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Anastasia’s Café
**** 1/2
Out of a possible five
$

Tasty soups, salads shine at Anastasia’s Café

If Fort Wayne had a “Soup Nazi,” it would be Tom Russell.

But unlike the legendary “Seinfeld” TV character, there is never “NO SOUP FOR YOU!” at Anastasia’s Café, because the ever-smiling Russell is one of the nicest restaurant folk you will ever meet.

He runs the sandwich and coffee shop in The Hollows on Jefferson Boulevard with his wife, Deborah, who started the café in 1994 along with her Cheer Baskets gift shop, which shares the space. The couple was forced out of its original location in the Village at Coventry Shoppes last year when the new Kroger came about, but their new space is nicer than the old.

The former faux street scene/sidewalk décor is gone and replaced with a sleek and modern coffeehouse design. There are still some remnants of the old spot. The most eye-catching feature are some artfully hung pieces of timber that the Russells’ builder brought over from the Coventry shop.

And Tom brought all of his more than 60 soup recipes with him, too.

Even when he has to scramble, he creates something special in a pot. During one visit, his Company Ham and Bean soup was so good I asked about his recipe. He laughed and said he didn’t have enough Boar’s Head ham on hand to make it, so he grabbed a ham hock out of his freezer, cut up some vegetables and used a little chicken stock to make this last-minute masterpiece.

The use of stock separated this soup from the thick, starchy norm. There was just enough ham, a little celery, onion, carrot and tomato, the Navy beans were al dente and the flavor that it – and Tom’s choice of herbs and spices – infused into the stock was magical. I asked if the origin of the name was a play off of a Navy company, but, he just smiled and said, “No, because you serve it to company.”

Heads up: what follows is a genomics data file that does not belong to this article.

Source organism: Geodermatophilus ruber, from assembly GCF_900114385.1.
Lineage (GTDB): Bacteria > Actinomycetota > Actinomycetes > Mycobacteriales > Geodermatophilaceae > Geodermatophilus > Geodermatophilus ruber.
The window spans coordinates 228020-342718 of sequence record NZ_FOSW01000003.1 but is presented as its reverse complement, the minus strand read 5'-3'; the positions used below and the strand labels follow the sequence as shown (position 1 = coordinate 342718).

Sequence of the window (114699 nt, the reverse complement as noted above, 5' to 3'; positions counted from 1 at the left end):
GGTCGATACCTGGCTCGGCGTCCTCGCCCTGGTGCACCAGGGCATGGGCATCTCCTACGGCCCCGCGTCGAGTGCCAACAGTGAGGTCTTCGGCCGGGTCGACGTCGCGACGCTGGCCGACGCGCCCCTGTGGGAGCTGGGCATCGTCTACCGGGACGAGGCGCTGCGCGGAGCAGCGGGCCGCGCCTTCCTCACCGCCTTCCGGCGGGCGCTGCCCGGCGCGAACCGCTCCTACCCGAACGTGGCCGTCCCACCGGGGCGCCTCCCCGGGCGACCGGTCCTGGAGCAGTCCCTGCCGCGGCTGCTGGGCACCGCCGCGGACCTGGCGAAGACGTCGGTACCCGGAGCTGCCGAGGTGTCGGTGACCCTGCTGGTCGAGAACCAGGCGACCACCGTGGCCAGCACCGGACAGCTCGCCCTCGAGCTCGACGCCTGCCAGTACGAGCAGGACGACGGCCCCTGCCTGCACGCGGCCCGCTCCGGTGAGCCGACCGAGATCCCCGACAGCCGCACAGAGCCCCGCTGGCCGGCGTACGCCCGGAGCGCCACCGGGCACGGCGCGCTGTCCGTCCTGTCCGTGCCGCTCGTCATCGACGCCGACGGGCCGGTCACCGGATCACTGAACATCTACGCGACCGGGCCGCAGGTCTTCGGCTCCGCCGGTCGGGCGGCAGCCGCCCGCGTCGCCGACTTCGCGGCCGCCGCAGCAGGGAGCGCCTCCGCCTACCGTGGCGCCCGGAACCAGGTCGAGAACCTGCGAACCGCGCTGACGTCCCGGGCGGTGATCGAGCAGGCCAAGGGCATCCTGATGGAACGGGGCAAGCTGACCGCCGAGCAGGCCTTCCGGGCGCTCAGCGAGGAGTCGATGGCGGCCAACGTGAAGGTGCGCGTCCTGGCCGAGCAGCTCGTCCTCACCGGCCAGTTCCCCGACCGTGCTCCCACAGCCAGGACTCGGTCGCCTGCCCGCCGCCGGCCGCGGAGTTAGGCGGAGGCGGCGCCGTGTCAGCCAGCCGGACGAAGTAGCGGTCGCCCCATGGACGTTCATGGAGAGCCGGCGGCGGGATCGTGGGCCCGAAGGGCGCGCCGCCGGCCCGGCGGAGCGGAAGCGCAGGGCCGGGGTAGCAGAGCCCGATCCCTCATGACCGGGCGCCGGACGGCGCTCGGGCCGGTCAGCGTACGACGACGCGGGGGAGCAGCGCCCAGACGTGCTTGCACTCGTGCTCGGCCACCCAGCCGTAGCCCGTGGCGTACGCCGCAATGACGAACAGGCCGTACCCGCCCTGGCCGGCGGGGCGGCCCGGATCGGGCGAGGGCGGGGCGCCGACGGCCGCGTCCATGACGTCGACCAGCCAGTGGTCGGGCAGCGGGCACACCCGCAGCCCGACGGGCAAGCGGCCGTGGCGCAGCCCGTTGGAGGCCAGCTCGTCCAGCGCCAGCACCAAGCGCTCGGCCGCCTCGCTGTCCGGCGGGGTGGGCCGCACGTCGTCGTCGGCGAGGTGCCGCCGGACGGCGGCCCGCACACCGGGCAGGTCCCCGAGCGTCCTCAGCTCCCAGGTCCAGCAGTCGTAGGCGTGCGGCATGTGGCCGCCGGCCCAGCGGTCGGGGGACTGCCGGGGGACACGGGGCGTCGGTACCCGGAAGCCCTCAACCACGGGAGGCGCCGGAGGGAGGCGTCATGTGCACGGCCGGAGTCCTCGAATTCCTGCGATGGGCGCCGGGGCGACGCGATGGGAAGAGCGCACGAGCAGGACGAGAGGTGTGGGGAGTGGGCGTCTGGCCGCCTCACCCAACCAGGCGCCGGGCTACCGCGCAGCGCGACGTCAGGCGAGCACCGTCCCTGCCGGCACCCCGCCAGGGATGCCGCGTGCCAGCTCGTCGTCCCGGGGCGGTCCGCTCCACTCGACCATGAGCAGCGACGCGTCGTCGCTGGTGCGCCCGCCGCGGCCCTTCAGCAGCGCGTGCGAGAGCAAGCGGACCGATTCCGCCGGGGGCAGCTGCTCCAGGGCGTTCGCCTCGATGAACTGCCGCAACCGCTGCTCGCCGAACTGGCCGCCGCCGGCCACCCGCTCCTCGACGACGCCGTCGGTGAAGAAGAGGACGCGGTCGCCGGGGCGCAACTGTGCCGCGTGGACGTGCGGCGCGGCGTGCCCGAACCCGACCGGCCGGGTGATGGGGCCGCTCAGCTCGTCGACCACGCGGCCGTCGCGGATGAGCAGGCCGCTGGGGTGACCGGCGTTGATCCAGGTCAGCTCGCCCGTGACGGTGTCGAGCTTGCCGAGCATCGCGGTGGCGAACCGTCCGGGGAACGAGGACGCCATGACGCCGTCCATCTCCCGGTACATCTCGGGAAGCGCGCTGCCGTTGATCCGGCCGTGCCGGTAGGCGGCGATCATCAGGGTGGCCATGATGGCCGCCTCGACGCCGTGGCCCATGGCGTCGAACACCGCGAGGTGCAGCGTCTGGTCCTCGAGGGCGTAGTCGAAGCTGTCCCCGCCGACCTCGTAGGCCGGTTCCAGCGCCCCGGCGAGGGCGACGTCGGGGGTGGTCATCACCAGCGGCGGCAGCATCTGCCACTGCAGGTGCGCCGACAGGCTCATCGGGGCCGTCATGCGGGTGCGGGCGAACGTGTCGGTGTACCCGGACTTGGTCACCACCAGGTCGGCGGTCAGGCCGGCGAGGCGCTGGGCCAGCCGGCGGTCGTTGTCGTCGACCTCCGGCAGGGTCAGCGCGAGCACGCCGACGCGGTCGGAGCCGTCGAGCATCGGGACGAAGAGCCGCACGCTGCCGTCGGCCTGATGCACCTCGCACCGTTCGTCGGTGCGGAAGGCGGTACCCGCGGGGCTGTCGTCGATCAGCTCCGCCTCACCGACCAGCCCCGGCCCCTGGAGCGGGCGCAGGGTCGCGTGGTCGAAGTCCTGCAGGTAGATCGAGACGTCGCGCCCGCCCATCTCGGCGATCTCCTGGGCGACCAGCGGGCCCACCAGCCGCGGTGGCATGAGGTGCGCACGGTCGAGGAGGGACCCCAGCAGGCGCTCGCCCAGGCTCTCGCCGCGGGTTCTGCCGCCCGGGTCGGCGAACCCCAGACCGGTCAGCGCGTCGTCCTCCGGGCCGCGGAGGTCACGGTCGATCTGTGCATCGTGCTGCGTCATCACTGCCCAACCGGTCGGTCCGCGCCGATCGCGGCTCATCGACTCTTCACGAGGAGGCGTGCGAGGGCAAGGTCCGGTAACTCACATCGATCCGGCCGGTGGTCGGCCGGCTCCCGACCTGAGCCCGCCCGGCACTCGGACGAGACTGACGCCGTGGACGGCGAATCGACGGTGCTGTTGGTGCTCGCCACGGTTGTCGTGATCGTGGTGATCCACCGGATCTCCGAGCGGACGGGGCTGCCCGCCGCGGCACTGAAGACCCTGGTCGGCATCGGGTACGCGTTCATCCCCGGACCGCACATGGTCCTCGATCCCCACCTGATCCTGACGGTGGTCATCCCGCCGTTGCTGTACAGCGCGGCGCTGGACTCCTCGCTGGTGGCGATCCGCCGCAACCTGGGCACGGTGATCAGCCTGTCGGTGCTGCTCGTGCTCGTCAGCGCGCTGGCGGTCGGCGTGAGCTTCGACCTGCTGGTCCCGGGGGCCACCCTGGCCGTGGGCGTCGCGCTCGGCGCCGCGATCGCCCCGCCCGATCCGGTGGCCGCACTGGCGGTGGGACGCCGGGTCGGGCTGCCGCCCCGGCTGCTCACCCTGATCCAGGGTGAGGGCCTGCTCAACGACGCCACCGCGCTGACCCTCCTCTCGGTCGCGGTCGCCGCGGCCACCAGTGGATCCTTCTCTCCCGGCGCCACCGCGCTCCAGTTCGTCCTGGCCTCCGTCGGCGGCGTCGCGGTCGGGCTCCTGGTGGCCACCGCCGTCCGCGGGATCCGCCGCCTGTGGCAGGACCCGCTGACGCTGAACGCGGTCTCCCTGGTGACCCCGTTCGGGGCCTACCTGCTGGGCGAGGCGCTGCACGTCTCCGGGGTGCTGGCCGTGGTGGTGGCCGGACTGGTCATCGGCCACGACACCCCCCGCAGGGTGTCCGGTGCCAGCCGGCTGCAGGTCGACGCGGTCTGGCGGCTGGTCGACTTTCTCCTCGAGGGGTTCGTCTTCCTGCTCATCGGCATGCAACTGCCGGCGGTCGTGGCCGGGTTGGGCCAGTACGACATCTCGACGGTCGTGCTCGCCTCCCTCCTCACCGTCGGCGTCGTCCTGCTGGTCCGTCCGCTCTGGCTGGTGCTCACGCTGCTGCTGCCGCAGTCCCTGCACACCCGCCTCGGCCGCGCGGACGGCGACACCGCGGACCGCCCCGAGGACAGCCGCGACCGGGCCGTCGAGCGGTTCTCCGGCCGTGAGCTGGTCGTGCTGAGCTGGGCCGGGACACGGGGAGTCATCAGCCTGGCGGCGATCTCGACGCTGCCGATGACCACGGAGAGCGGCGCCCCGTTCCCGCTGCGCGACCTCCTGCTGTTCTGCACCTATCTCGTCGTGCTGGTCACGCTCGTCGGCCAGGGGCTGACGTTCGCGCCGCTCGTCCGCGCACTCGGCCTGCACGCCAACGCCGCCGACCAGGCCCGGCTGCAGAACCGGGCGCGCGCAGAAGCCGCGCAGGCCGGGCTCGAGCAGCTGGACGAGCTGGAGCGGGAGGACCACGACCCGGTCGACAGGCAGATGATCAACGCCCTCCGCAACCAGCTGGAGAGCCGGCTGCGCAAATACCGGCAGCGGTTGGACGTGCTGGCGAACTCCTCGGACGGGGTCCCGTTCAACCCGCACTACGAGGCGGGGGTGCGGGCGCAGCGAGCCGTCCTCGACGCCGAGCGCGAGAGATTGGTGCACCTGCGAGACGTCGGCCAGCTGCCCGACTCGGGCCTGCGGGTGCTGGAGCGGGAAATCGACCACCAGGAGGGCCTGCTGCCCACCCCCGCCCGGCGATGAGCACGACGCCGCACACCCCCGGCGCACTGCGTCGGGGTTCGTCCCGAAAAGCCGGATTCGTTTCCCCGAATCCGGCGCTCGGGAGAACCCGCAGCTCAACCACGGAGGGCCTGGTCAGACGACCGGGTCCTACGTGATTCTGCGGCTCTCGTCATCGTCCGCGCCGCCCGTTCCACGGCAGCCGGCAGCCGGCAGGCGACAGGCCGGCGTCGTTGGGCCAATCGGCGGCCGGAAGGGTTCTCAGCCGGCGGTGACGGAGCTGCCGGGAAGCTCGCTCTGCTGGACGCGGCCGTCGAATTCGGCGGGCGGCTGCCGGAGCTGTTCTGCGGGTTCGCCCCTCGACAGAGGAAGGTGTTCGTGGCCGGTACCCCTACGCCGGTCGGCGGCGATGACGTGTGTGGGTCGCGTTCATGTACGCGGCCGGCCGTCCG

His vegetable soup was also fit for company.

Potatoes, corn, peas, green beans, onions, carrots, mushrooms and cabbage were bathed in a red, tomato-based broth that was seasoned nicely and brightened with fresh parsley. It was about as tasty as a simple vegetable soup can get.

The most unique soup could be had a variety of ways. Tom’s Cincinnati chili had beans in it unlike the traditional version. It could also be had over spaghetti and with cheese and/or onions. You could also have any version in a cup as well as a bowl.

The chili I had in the cup – five-way style with the cheese and onions over noodles – had that signature cinnamon-spiked flavor a good Cincinnati version should have. It would be a great substitute for fans of Skyline, and Tom said it is offered pretty regularly.

It isn’t all about soup at Anastasia’s.

The Northern Italian Turkey Salad is one of my favorites. Julienne strips of smoked breast meat are combined with onions, red peppers and fresh parsley and dressed with an olive oil and red wine vinegar dressing. I suggest getting it as part of the salad sampler, which features it and Anastasia’s other two gourmet salads: Chicken Waldorf and Sicilian Pasta.